My father was the first person to tell me about paradoxes of time. He had never heard of Zeno’s, but he was a street philosopher with instinctive wisdom about the world and how it turned. My brother had just received a brand new Schwinn bicycle with chrome fenders, a speedometer and battery-operated horn for his birthday. I still can vividly recall that horn--boy was that cool. My eyes must have betrayed every effort to conceal envy, for my father knew just what I was thinking. To soothe my jealousy, he took me aside and told me that I was half my brother’s age, but in eight years I would be three-quarters his age and that from then on there would hardly be a difference. Of course I had no idea what he meant by three-quarters, let alone three quarters of someone’s age. When I asked how old would I have to be to catch up completely, he laughed and said that that would never happen, but that the difference would always be getting smaller. Twenty-four years later, I thought I understood; but, now, rapidly gaining on my brother as I pass fifteen-sixteenths of his age, I’m just beginning to.

The general reading public may have heard one, two or three of Zeno’s paradoxes at some time, but hardly anyone I know has ever heard the fourth. There is good reason why. It is not expressed as well as the others and is often misrepresented because of the difficulty in describing it. Even Aristotle seems to have misunderstood its meaning. It turns out that that fourth paradox has connections to the emergence of calculus, the concept of infinity, the history of time and special relativity. At first thought, it seems that Zeno was simply trying to argue that motion is an illusion, but on thinking further, it becomes clear that there is far more to it.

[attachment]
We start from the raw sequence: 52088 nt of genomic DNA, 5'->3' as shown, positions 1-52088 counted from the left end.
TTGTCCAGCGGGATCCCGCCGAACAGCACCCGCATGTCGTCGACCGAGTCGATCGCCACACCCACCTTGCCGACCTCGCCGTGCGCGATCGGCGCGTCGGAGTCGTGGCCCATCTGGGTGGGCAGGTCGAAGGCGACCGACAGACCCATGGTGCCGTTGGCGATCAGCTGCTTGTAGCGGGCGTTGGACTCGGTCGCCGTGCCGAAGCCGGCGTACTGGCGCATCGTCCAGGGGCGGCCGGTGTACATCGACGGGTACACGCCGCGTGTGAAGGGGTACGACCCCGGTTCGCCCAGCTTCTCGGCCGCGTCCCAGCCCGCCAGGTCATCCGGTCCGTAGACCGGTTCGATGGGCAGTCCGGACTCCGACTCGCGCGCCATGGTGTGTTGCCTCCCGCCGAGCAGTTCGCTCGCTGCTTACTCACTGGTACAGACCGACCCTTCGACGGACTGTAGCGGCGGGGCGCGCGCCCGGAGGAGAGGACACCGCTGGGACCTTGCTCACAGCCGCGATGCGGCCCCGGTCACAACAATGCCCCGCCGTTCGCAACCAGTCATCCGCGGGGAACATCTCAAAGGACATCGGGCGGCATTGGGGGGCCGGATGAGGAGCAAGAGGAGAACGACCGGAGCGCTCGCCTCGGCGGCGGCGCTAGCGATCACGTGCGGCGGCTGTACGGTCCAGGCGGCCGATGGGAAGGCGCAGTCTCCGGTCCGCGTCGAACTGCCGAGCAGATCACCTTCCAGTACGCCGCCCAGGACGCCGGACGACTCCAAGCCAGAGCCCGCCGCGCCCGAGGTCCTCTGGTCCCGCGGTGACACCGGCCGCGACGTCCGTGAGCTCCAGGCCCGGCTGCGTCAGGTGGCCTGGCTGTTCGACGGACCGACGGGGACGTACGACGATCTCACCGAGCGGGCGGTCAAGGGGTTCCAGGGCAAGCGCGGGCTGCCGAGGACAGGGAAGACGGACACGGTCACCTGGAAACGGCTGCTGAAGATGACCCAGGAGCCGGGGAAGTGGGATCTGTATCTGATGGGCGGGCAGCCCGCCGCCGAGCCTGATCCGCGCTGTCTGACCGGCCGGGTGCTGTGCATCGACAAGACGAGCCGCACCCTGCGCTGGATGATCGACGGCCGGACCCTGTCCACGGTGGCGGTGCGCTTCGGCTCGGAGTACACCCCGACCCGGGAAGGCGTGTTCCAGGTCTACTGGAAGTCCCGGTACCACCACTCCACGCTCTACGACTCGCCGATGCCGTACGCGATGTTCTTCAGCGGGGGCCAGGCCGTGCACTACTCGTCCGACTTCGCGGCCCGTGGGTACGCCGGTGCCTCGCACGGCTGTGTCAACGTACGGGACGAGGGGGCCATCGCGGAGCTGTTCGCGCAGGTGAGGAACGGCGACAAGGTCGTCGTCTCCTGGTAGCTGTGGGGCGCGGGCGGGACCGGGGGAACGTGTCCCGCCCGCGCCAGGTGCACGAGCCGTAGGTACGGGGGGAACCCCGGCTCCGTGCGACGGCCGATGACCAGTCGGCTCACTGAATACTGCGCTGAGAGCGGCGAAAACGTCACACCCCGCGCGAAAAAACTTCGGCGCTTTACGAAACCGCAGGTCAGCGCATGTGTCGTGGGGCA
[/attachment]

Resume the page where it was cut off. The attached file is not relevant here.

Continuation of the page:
Though this book is about motion in all its forms, the reader will find references to Zeno’s paradoxes throughout. That is because its point weaves a thread through the ages of trying to understand motion, which involves time as well as space.

Take the arrow paradox, which suggests that motion is impossible. This is the one where Zeno pictures an arrow in flight and considers time frozen at an instant and argues that the arrow must be stationary at that instant; then, because the instant he chooses to freeze is arbitrary, he claims that the arrow cannot move from the bow. Zeno’s aim seems to call attention to the question of divisibility of time and space and what it means for an object to occupy space, and what that instant is that appears to divide the past from the future. This single paradox may bewilder, but the four together bring a commotion of absurdities, profoundly questioning our models of space, time and continuous motion. Examine that paradox more deeply to find that that divisibility of time and space suggests the whole idea of modern calculus.